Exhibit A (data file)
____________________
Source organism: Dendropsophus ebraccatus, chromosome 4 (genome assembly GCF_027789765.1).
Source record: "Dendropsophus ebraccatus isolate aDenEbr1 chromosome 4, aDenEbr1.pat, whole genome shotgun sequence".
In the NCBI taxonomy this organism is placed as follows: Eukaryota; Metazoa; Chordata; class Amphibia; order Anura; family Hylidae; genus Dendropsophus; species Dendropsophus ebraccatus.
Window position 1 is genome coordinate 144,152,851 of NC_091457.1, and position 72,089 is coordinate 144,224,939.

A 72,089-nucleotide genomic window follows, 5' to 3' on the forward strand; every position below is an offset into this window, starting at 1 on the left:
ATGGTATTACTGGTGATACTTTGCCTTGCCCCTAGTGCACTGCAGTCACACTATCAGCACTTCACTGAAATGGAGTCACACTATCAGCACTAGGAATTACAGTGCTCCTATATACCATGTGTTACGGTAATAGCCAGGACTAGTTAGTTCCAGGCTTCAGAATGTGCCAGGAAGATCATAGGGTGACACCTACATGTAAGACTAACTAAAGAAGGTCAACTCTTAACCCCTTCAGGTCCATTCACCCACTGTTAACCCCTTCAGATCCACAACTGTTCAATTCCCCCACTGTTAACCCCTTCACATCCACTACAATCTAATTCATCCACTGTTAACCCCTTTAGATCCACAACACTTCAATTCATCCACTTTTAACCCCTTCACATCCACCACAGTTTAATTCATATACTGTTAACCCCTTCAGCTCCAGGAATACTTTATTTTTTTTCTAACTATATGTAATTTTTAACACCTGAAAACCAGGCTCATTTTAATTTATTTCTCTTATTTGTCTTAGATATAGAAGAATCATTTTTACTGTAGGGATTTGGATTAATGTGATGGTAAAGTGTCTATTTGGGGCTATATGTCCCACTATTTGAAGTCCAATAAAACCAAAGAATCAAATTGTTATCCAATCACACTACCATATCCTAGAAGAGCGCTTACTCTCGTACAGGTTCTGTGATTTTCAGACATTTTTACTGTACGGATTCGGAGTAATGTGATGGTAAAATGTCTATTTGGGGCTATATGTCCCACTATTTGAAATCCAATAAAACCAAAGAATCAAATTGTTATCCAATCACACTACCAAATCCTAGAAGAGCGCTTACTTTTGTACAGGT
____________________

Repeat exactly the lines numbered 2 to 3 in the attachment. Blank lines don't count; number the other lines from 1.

Source record: "Dendropsophus ebraccatus isolate aDenEbr1 chromosome 4, aDenEbr1.pat, whole genome shotgun sequence".
In the NCBI taxonomy this organism is placed as follows: Eukaryota; Metazoa; Chordata; class Amphibia; order Anura; family Hylidae; genus Dendropsophus; species Dendropsophus ebraccatus.